Malus Tina crabapple trees are beautiful apple trees that flower each spring with lacy white or pink flowers. These trees usually require little maintenance as they are not susceptible to blight or other diseases. Pruning is only necessary if you want to encourage flower growth rather than leaves and stems, to remove diseased branches, crossed branches, or to loosen up the inner branches so that the remaining growth can breathe. Pruning is best done in late spring, when shoots are still new and pliable.
Cut away new shoots at their base. Trim shoots growing from the trunk and roots of the tree.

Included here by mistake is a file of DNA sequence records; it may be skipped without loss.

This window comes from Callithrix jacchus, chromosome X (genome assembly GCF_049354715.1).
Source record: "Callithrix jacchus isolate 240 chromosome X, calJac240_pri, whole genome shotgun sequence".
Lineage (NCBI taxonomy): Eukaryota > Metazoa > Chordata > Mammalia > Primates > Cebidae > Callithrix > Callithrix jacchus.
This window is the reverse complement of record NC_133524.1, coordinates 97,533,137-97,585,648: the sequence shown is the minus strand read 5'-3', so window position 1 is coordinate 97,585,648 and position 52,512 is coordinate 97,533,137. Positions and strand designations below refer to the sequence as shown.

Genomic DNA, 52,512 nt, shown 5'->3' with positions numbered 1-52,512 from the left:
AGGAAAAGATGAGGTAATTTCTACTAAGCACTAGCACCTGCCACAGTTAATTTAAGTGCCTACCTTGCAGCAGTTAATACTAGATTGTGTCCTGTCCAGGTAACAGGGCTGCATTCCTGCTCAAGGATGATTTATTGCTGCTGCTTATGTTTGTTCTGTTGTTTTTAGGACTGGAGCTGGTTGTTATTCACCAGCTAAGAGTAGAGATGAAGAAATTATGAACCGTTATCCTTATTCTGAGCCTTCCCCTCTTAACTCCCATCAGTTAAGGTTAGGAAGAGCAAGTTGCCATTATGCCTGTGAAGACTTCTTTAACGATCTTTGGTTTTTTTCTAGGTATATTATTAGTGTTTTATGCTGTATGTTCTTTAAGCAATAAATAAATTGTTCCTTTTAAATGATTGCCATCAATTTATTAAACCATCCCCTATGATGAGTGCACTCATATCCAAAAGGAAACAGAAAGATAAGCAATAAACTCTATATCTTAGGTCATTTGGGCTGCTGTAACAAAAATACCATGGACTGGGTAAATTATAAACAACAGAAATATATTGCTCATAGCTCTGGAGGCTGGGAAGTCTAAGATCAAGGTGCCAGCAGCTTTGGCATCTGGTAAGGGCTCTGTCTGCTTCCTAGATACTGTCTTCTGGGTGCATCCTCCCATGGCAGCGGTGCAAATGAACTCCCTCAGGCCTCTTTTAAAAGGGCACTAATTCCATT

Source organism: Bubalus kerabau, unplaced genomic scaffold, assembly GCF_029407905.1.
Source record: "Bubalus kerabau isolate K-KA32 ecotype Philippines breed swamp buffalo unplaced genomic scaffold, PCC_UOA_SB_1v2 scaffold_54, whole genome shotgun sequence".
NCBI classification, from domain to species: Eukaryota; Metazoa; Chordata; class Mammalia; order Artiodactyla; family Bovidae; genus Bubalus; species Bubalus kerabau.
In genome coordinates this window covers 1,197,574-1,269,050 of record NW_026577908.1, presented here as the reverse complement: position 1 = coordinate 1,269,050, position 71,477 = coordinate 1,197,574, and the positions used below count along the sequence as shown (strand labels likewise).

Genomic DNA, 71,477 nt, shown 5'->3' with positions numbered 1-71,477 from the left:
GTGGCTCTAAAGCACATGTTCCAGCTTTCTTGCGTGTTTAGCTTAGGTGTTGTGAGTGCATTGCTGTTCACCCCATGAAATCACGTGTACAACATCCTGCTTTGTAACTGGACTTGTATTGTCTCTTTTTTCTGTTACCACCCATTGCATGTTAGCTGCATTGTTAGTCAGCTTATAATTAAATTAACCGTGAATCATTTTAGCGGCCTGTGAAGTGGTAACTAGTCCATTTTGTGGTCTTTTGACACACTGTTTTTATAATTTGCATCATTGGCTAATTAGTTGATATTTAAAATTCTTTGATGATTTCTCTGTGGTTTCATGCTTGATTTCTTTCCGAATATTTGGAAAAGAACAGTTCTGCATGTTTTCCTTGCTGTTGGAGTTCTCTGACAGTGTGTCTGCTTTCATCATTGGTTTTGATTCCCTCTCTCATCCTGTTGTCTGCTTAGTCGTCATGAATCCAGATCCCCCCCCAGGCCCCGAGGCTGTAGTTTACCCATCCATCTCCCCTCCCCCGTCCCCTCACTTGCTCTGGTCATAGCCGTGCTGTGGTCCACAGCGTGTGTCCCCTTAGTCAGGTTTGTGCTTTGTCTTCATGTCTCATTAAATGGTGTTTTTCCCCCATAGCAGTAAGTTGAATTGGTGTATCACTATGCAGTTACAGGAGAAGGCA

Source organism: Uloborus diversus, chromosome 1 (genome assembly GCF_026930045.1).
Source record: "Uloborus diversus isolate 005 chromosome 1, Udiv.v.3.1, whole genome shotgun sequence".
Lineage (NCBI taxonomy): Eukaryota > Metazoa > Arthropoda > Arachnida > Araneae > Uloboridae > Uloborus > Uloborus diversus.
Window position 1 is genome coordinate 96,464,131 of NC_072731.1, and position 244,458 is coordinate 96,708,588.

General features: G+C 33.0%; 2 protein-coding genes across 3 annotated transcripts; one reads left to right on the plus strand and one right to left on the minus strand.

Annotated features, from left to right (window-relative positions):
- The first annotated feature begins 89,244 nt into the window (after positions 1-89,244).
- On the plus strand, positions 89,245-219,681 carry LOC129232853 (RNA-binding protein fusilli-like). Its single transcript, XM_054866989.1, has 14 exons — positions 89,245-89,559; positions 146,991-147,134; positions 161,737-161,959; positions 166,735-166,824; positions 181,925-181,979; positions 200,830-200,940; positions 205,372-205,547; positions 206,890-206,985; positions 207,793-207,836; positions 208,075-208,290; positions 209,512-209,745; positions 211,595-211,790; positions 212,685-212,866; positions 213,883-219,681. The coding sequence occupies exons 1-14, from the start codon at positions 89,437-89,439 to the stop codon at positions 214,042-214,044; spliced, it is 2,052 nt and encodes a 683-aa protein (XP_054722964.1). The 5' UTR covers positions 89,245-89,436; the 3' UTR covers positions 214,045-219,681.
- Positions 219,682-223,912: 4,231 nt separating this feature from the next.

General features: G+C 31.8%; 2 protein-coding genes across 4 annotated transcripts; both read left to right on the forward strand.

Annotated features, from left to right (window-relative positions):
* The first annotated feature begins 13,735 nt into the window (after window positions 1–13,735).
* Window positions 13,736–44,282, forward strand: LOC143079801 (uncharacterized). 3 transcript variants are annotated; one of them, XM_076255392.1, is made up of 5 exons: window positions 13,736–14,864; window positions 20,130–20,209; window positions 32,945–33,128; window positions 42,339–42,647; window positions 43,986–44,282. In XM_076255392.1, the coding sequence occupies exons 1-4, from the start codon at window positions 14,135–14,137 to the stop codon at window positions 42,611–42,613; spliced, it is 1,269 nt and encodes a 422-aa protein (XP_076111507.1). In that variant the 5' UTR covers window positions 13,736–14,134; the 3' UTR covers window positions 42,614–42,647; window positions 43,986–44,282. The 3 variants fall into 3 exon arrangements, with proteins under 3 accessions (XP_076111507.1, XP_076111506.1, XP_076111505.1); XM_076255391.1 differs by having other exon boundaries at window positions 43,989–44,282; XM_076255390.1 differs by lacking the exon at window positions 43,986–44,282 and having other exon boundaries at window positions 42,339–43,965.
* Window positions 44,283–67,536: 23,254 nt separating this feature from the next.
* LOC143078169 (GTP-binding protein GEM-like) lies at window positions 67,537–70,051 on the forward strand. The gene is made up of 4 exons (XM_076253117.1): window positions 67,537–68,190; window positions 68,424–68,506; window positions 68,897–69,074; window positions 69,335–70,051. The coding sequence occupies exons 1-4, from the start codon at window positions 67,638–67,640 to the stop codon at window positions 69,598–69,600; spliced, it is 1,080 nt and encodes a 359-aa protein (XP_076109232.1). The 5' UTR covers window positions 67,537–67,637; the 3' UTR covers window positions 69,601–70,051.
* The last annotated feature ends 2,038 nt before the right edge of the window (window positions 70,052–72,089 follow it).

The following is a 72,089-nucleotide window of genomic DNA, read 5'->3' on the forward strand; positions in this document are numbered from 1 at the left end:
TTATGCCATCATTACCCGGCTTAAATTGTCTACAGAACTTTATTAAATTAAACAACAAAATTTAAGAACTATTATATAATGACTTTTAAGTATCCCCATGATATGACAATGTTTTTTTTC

Trim shoots growing quickly from the branches of the tree. Do not trim these at the base; instead, trim them so that one or two buds remain on each new shoot.
Cut away small branches that grow very close and perpendicular to each other. These branches may eventually grow into and choke each other, causing part of the tree to die.
Look for diseased branches. Yellow or black spotted leaves or dry rot are indications of disease. Trim away these branches and dispose of them away from living plants or compost.
Trim away excess growth. This growth will be very dense, with some shoots and branches unable to receive sun. Trim enough branches an shoots so that all remaining growth receives sun.